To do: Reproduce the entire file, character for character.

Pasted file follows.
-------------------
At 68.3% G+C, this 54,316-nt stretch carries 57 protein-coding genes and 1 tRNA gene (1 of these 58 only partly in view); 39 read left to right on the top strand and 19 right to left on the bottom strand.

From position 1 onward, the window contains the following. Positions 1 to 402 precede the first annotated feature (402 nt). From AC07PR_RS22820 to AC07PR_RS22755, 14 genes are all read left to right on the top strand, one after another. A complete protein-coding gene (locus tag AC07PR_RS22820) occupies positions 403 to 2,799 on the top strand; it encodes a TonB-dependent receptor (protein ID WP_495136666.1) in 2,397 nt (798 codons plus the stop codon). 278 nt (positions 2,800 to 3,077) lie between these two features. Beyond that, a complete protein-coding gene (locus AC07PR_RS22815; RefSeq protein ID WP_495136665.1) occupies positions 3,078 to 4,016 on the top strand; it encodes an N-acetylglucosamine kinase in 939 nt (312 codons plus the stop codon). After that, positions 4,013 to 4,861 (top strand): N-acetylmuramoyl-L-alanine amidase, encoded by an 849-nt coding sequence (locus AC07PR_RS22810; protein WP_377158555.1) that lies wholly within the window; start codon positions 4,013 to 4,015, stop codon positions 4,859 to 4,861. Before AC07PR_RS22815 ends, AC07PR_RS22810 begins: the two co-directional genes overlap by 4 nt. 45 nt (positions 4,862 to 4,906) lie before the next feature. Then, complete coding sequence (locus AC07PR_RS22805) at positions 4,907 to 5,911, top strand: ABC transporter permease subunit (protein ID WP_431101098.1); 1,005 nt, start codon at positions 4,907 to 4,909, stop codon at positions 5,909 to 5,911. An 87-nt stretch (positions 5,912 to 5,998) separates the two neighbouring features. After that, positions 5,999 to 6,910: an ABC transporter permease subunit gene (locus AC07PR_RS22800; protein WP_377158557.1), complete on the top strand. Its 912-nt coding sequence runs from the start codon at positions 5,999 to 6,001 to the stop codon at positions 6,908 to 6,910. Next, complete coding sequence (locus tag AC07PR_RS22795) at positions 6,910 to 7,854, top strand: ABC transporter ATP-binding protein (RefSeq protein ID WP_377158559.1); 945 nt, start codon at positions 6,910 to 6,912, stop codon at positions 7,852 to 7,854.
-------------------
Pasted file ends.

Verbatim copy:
At 68.3% G+C, this 54,316-nt stretch carries 57 protein-coding genes and 1 tRNA gene (1 of these 58 only partly in view); 39 read left to right on the top strand and 19 right to left on the bottom strand.

From position 1 onward, the window contains the following. Positions 1 to 402 precede the first annotated feature (402 nt). From AC07PR_RS22820 to AC07PR_RS22755, 14 genes are all read left to right on the top strand, one after another. A complete protein-coding gene (locus tag AC07PR_RS22820) occupies positions 403 to 2,799 on the top strand; it encodes a TonB-dependent receptor (protein ID WP_495136666.1) in 2,397 nt (798 codons plus the stop codon). 278 nt (positions 2,800 to 3,077) lie between these two features. Beyond that, a complete protein-coding gene (locus AC07PR_RS22815; RefSeq protein ID WP_495136665.1) occupies positions 3,078 to 4,016 on the top strand; it encodes an N-acetylglucosamine kinase in 939 nt (312 codons plus the stop codon). After that, positions 4,013 to 4,861 (top strand): N-acetylmuramoyl-L-alanine amidase, encoded by an 849-nt coding sequence (locus AC07PR_RS22810; protein WP_377158555.1) that lies wholly within the window; start codon positions 4,013 to 4,015, stop codon positions 4,859 to 4,861. Before AC07PR_RS22815 ends, AC07PR_RS22810 begins: the two co-directional genes overlap by 4 nt. 45 nt (positions 4,862 to 4,906) lie before the next feature. Then, complete coding sequence (locus AC07PR_RS22805) at positions 4,907 to 5,911, top strand: ABC transporter permease subunit (protein ID WP_431101098.1); 1,005 nt, start codon at positions 4,907 to 4,909, stop codon at positions 5,909 to 5,911. An 87-nt stretch (positions 5,912 to 5,998) separates the two neighbouring features. After that, positions 5,999 to 6,910: an ABC transporter permease subunit gene (locus AC07PR_RS22800; protein WP_377158557.1), complete on the top strand. Its 912-nt coding sequence runs from the start codon at positions 5,999 to 6,001 to the stop codon at positions 6,908 to 6,910. Next, complete coding sequence (locus tag AC07PR_RS22795) at positions 6,910 to 7,854, top strand: ABC transporter ATP-binding protein (RefSeq protein ID WP_377158559.1); 945 nt, start codon at positions 6,910 to 6,912, stop codon at positions 7,852 to 7,854.